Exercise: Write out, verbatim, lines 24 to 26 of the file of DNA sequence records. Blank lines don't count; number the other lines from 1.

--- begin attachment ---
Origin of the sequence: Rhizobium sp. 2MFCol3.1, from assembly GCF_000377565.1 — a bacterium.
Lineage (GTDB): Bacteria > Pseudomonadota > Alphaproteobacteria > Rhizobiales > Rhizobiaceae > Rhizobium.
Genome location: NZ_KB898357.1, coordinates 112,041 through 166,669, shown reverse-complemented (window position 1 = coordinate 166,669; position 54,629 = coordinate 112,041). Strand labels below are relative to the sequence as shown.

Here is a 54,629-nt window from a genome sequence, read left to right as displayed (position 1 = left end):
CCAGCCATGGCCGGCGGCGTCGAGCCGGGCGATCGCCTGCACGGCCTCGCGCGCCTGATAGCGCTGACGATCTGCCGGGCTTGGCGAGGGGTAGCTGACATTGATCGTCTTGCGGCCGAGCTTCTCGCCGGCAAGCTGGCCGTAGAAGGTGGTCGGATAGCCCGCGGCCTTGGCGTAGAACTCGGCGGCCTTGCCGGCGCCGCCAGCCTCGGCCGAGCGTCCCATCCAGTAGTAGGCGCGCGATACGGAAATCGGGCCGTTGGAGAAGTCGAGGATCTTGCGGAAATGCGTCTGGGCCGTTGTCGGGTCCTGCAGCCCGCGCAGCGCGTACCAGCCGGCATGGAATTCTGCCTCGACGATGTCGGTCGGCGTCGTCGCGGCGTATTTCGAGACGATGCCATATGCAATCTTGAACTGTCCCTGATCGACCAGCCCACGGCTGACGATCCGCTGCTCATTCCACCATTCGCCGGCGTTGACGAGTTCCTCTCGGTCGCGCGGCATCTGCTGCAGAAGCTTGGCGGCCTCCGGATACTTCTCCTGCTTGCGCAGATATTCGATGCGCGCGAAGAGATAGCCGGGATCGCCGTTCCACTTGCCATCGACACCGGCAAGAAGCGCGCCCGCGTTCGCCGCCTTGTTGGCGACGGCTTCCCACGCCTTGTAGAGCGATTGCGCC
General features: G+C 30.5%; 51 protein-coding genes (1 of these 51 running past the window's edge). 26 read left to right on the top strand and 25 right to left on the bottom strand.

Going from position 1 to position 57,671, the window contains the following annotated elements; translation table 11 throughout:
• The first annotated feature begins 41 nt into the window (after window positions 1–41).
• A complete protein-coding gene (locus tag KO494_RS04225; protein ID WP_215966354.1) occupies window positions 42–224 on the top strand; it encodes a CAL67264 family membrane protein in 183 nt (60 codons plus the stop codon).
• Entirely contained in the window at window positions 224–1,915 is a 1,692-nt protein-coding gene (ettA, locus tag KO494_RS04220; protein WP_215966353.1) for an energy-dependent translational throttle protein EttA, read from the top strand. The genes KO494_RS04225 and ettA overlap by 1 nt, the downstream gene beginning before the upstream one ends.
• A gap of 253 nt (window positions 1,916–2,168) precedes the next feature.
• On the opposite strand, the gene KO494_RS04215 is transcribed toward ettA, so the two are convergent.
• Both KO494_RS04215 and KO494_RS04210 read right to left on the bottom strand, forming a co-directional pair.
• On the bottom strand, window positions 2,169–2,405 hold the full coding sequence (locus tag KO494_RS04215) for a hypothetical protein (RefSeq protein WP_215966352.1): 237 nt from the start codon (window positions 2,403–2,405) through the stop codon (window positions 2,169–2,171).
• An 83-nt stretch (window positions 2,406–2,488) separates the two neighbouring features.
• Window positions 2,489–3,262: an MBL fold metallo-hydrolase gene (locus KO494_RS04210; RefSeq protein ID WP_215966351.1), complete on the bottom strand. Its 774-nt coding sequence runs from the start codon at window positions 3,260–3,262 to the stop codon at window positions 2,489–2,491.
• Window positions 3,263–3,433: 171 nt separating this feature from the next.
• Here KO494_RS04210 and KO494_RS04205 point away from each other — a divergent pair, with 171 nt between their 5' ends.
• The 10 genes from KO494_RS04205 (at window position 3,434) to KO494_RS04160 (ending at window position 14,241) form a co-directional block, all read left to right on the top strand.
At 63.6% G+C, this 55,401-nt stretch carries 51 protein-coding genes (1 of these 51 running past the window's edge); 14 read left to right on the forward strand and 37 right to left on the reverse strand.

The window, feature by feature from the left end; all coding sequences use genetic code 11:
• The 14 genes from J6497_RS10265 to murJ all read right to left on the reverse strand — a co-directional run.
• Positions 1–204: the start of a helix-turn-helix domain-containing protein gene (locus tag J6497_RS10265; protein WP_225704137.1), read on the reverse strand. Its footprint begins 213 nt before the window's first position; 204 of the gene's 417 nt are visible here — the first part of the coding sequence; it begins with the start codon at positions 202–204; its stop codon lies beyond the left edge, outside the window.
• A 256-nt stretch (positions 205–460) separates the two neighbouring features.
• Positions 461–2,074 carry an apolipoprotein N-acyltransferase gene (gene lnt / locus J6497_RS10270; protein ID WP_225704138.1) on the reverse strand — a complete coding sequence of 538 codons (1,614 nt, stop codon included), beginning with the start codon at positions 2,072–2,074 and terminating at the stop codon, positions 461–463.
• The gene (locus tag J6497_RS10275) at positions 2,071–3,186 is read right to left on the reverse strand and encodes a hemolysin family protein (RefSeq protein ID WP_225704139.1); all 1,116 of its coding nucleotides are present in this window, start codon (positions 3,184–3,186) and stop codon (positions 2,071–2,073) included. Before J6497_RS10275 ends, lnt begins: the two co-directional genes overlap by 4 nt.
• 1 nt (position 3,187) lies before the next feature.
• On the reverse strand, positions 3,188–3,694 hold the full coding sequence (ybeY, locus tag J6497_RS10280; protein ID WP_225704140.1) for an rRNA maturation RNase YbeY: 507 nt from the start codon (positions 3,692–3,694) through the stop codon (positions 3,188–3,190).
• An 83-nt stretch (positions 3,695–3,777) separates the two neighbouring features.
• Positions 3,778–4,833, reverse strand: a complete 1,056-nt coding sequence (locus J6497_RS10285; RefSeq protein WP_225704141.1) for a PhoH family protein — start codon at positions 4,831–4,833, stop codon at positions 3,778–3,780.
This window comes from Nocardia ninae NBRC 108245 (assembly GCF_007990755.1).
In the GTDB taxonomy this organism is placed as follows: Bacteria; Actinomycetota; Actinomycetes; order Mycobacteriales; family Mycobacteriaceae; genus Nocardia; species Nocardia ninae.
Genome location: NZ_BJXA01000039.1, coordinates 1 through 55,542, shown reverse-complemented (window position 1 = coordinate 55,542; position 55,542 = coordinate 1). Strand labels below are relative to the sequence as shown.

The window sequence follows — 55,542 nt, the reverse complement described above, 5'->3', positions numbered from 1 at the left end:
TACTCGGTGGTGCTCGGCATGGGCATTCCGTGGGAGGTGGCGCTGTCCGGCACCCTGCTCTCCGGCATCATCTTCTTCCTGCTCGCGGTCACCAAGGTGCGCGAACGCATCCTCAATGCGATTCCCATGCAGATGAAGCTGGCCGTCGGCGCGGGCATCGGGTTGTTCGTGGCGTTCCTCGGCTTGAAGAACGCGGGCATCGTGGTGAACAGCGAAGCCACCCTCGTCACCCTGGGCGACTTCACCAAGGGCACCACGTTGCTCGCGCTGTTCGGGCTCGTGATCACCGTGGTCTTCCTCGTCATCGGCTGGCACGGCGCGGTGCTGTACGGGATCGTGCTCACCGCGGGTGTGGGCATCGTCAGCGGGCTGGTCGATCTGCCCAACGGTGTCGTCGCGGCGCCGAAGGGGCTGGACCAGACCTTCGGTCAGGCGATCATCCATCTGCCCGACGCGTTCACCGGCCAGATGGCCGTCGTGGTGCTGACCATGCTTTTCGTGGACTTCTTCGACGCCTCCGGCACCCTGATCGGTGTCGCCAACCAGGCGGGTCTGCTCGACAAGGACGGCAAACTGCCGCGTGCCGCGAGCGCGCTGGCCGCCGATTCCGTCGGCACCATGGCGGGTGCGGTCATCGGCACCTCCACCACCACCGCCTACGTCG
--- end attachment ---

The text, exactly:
• A 256-nt stretch (positions 205–460) separates the two neighbouring features.
• Positions 461–2,074 carry an apolipoprotein N-acyltransferase gene (gene lnt / locus J6497_RS10270; protein ID WP_225704138.1) on the reverse strand — a complete coding sequence of 538 codons (1,614 nt, stop codon included), beginning with the start codon at positions 2,072–2,074 and terminating at the stop codon, positions 461–463.
• The gene (locus tag J6497_RS10275) at positions 2,071–3,186 is read right to left on the reverse strand and encodes a hemolysin family protein (RefSeq protein ID WP_225704139.1); all 1,116 of its coding nucleotides are present in this window, start codon (positions 3,184–3,186) and stop codon (positions 2,071–2,073) included. Before J6497_RS10275 ends, lnt begins: the two co-directional genes overlap by 4 nt.